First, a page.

Doug Kass shares his views every day on RealMoneyPro. Click here for a real-time look at his insights and musings.
Takeaways and Observations
Originally published May 25 at 3:22 p.m. EST
Here are some value added posts on our site today:
1. Jim "El Capitan" Cramer-- oil is going down.
Originally published May 25 at 12:10 p.m. EST
As recently as this morning and over the past few months, I have been writing about the notion that equity prices, particularly in leading names (T)FAANG, may be inappropriately valued and artificially bloated by mechanical quantitative strategies that allocate based on patterns and correlations.
If you spend a few minutes on the multiyear stock charts of (T)FAANG, it is abundantly clear that risk levels have been raised, arguably by the aforementioned domination of quant strategies.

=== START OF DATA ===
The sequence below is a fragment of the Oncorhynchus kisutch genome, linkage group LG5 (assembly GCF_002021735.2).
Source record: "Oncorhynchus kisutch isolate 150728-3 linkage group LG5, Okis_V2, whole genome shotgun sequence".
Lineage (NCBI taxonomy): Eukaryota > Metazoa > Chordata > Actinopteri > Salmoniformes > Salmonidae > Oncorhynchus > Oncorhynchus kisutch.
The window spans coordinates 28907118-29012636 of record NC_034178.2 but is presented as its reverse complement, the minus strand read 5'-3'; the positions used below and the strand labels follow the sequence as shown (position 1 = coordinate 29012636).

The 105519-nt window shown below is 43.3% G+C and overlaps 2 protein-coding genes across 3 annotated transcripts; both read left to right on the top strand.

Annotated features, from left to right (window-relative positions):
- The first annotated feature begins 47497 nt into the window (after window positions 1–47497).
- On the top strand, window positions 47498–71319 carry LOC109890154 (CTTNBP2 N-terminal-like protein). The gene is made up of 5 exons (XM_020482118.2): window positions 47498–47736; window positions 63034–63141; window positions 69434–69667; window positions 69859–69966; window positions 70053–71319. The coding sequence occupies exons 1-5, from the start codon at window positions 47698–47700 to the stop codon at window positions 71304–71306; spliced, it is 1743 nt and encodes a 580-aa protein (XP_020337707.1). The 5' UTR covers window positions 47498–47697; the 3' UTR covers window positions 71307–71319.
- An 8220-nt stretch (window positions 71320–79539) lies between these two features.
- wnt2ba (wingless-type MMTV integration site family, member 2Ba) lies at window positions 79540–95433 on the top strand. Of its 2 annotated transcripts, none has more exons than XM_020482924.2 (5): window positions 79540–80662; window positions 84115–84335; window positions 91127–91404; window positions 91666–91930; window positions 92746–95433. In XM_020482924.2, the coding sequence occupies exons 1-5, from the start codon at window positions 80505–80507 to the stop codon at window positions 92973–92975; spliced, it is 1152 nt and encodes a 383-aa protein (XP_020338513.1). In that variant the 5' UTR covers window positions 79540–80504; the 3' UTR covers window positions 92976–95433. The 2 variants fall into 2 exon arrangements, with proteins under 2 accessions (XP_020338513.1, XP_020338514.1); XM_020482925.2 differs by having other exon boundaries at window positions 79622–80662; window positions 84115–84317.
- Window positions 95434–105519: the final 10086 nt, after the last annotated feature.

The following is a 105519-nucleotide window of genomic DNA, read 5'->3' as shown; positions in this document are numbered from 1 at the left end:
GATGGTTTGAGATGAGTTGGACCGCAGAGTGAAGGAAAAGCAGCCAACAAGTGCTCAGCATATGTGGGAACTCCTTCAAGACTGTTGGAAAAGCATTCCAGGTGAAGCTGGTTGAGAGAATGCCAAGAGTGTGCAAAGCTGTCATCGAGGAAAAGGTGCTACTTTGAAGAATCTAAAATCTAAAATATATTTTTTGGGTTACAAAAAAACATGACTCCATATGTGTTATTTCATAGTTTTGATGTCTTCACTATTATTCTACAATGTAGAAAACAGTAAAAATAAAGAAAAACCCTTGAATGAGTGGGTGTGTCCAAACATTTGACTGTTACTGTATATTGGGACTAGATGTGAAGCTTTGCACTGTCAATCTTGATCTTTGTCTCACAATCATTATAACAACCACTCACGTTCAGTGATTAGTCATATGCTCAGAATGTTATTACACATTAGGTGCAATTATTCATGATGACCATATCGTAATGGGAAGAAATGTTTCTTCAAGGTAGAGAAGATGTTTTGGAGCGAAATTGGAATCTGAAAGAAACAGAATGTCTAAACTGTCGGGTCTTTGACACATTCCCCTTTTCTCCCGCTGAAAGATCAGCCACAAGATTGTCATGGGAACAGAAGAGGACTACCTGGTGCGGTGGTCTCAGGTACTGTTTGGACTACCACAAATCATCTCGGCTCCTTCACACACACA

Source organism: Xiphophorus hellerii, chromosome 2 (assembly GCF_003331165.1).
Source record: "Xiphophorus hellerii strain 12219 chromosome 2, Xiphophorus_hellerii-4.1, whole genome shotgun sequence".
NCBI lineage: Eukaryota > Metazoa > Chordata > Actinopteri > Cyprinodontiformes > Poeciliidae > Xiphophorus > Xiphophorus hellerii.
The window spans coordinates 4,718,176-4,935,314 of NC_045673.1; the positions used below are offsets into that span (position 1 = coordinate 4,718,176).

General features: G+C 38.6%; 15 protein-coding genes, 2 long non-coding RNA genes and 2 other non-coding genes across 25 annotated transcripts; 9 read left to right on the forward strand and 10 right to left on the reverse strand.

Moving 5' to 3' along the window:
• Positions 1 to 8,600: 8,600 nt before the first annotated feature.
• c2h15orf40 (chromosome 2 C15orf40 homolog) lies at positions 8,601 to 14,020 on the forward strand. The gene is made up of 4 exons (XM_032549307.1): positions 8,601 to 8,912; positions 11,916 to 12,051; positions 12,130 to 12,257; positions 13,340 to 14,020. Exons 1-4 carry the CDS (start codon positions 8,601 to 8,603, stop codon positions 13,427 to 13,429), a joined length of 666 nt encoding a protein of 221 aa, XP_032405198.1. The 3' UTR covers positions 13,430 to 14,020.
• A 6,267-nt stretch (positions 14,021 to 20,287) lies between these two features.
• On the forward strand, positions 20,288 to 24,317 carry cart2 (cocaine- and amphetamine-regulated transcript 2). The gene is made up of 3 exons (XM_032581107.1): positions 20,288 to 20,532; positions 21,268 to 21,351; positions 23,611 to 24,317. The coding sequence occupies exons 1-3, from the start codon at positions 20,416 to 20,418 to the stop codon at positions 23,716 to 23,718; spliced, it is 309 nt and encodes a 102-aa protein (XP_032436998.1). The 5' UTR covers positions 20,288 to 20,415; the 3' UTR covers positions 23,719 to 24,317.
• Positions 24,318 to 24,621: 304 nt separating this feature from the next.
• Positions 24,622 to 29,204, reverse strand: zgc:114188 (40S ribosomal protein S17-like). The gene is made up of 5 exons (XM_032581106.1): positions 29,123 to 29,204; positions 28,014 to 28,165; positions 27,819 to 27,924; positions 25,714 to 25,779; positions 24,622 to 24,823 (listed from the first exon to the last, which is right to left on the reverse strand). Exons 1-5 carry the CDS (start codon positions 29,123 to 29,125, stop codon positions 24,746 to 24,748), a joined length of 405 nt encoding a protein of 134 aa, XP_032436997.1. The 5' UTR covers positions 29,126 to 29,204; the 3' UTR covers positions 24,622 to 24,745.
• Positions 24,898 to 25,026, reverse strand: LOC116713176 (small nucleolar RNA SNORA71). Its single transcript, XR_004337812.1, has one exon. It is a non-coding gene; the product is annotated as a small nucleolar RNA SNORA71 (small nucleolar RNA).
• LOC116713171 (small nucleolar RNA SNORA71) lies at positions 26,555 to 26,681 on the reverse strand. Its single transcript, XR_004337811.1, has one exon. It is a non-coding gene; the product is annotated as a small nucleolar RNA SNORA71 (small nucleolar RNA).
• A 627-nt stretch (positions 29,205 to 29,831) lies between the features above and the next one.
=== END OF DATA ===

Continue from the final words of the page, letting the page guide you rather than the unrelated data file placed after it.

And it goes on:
Now to the psychology of this phenomenon and why it is so worrisome:
Any price level, no matter how bizarrely unrelated to any supporting value, if sustained long enough by technical market forces, will begin to appear to be completely safe and a rational level at which to buy. Too many now resemble the Pavlov's dogs of the market, and if food keeps coming no matter the shock, we will begin to act as if the shock is a pleasure.
I can't remember all the times (throughout my career) the chart seemed to say I was being presented by a "modest pullback" to what looked like a "support level" because it had traded there for a while--only to later be stunned by the massive drop down and away from that "safe level where everyone is buying."
Activity at any price level does not necessarily reflect rational, sustainable, long-term interest by real investors. Just think about Xerox (XRX - Get Report) and Avon Products (AVP - Get Report) during the Nifty 50 period, the numerous and now defunct stocks embraced during the dot-com boom and/or the price of banks and insurers back in 2007-08.
Think about these observations, as they might save you a lot of pain in the near future.